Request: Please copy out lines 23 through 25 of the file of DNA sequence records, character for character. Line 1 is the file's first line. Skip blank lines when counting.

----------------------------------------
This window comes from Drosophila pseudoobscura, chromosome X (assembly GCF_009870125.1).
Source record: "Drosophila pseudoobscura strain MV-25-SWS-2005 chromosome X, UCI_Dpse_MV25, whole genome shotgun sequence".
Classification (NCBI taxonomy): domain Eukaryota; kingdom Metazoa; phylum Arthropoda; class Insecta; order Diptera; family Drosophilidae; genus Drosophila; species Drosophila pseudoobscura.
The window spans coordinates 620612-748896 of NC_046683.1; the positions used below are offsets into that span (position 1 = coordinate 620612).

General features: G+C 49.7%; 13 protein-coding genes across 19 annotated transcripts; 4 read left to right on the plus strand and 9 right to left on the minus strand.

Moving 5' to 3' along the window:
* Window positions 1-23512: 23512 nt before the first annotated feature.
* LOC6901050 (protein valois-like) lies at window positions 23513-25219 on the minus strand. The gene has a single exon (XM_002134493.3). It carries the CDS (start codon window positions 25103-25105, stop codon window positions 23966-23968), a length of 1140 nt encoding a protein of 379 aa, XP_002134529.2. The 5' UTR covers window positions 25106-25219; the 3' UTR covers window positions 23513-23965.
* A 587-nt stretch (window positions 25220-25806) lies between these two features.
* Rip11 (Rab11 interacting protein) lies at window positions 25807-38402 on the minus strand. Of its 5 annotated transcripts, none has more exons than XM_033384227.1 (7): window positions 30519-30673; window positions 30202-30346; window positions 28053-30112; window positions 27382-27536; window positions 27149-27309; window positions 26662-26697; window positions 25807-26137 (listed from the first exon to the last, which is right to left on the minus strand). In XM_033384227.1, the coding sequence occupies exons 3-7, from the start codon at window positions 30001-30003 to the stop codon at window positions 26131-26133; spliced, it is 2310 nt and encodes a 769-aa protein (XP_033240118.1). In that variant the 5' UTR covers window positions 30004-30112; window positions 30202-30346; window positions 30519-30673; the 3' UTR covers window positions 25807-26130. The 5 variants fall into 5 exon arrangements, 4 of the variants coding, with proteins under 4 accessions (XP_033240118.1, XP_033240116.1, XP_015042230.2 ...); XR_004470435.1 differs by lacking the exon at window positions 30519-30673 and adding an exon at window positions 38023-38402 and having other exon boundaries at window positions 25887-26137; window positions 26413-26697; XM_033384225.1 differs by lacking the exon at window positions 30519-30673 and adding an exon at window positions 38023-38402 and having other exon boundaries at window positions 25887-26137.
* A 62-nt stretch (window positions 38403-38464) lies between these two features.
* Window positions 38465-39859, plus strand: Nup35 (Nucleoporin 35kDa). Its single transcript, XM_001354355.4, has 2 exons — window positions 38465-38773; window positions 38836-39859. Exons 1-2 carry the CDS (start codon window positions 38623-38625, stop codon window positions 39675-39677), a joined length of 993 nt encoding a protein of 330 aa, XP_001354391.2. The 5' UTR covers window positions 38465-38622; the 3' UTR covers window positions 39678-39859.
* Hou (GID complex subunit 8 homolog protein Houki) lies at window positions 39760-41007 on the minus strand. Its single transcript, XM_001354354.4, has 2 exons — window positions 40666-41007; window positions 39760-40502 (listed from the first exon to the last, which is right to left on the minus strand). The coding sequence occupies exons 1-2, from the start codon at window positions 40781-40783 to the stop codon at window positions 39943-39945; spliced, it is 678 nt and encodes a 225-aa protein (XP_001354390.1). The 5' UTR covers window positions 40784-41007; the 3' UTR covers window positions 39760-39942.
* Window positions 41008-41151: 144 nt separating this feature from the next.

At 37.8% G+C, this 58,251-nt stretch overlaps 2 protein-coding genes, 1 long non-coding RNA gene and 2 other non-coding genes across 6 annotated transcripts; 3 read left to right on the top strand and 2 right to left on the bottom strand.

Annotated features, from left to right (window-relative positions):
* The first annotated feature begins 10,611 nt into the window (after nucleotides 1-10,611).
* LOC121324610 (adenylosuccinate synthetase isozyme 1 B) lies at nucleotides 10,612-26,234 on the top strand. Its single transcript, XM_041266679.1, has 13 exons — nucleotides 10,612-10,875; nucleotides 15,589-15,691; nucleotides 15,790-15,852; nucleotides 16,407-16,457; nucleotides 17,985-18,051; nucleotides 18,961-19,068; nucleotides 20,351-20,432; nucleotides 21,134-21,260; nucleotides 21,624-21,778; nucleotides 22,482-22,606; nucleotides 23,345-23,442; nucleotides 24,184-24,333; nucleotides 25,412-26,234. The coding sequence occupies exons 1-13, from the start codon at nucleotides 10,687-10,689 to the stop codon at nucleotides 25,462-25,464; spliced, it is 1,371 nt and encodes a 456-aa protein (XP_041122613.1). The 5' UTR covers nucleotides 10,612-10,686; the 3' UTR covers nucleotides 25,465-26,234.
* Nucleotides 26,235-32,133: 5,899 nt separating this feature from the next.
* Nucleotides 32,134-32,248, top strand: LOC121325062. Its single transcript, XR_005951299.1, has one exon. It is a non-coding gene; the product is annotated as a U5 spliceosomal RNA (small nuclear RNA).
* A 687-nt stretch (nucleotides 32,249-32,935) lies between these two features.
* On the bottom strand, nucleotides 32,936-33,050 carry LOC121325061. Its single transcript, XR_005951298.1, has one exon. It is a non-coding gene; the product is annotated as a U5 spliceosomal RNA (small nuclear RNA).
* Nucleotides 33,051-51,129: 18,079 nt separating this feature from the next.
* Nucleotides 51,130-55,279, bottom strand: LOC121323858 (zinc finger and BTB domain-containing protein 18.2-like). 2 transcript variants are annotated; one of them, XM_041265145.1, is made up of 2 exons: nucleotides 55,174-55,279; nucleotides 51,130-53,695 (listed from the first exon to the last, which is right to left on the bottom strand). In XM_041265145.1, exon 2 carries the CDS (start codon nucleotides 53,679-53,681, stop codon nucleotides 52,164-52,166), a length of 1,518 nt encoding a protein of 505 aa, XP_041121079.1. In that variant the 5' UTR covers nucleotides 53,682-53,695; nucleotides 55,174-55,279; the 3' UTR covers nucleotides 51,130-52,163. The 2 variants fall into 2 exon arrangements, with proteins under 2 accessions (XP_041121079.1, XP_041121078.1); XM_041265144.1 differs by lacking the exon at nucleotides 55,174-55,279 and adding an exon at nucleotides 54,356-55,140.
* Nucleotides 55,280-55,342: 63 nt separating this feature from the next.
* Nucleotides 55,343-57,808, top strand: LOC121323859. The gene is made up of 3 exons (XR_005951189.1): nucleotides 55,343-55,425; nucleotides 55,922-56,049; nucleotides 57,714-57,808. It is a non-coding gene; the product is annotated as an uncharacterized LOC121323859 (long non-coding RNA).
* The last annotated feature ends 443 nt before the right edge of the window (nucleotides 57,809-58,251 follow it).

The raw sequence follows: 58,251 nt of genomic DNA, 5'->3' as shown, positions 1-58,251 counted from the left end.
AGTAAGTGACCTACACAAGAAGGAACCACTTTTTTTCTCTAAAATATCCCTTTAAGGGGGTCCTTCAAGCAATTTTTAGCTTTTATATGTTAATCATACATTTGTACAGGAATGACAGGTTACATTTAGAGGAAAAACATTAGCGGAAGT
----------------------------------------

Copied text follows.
* Nucleotides 33,051-51,129: 18,079 nt separating this feature from the next.
* Nucleotides 51,130-55,279, bottom strand: LOC121323858 (zinc finger and BTB domain-containing protein 18.2-like). 2 transcript variants are annotated; one of them, XM_041265145.1, is made up of 2 exons: nucleotides 55,174-55,279; nucleotides 51,130-53,695 (listed from the first exon to the last, which is right to left on the bottom strand). In XM_041265145.1, exon 2 carries the CDS (start codon nucleotides 53,679-53,681, stop codon nucleotides 52,164-52,166), a length of 1,518 nt encoding a protein of 505 aa, XP_041121079.1. In that variant the 5' UTR covers nucleotides 53,682-53,695; nucleotides 55,174-55,279; the 3' UTR covers nucleotides 51,130-52,163. The 2 variants fall into 2 exon arrangements, with proteins under 2 accessions (XP_041121079.1, XP_041121078.1); XM_041265144.1 differs by lacking the exon at nucleotides 55,174-55,279 and adding an exon at nucleotides 54,356-55,140.
* Nucleotides 55,280-55,342: 63 nt separating this feature from the next.